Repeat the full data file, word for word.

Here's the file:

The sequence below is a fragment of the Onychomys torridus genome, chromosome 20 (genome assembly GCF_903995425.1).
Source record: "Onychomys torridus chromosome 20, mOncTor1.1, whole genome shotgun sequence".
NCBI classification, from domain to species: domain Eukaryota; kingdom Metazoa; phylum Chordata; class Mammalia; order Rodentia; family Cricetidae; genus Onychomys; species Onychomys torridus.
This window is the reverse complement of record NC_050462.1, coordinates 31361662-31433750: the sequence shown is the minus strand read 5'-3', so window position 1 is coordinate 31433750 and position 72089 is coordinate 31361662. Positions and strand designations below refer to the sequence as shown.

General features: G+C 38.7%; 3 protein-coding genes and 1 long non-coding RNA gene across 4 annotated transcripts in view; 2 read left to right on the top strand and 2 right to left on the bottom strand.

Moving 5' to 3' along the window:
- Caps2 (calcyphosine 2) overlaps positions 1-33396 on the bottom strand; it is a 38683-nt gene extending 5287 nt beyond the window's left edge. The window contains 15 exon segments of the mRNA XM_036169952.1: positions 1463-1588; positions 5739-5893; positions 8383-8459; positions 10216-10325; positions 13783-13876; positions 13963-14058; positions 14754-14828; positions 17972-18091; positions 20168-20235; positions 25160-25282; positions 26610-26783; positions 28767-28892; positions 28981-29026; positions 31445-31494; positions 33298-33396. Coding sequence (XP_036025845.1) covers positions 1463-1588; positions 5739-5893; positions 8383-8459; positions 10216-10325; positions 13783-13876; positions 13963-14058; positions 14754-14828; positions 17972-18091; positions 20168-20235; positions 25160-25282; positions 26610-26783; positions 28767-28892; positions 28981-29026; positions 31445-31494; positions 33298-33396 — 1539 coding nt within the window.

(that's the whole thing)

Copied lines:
The sequence below is a fragment of the Onychomys torridus genome, chromosome 20 (genome assembly GCF_903995425.1).
Source record: "Onychomys torridus chromosome 20, mOncTor1.1, whole genome shotgun sequence".
NCBI classification, from domain to species: domain Eukaryota; kingdom Metazoa; phylum Chordata; class Mammalia; order Rodentia; family Cricetidae; genus Onychomys; species Onychomys torridus.
This window is the reverse complement of record NC_050462.1, coordinates 31361662-31433750: the sequence shown is the minus strand read 5'-3', so window position 1 is coordinate 31433750 and position 72089 is coordinate 31361662. Positions and strand designations below refer to the sequence as shown.

General features: G+C 38.7%; 3 protein-coding genes and 1 long non-coding RNA gene across 4 annotated transcripts in view; 2 read left to right on the top strand and 2 right to left on the bottom strand.

Moving 5' to 3' along the window:
- Caps2 (calcyphosine 2) overlaps positions 1-33396 on the bottom strand; it is a 38683-nt gene extending 5287 nt beyond the window's left edge. The window contains 15 exon segments of the mRNA XM_036169952.1: positions 1463-1588; positions 5739-5893; positions 8383-8459; positions 10216-10325; positions 13783-13876; positions 13963-14058; positions 14754-14828; positions 17972-18091; positions 20168-20235; positions 25160-25282; positions 26610-26783; positions 28767-28892; positions 28981-29026; positions 31445-31494; positions 33298-33396. Coding sequence (XP_036025845.1) covers positions 1463-1588; positions 5739-5893; positions 8383-8459; positions 10216-10325; positions 13783-13876; positions 13963-14058; positions 14754-14828; positions 17972-18091; positions 20168-20235; positions 25160-25282; positions 26610-26783; positions 28767-28892; positions 28981-29026; positions 31445-31494; positions 33298-33396 — 1539 coding nt within the window.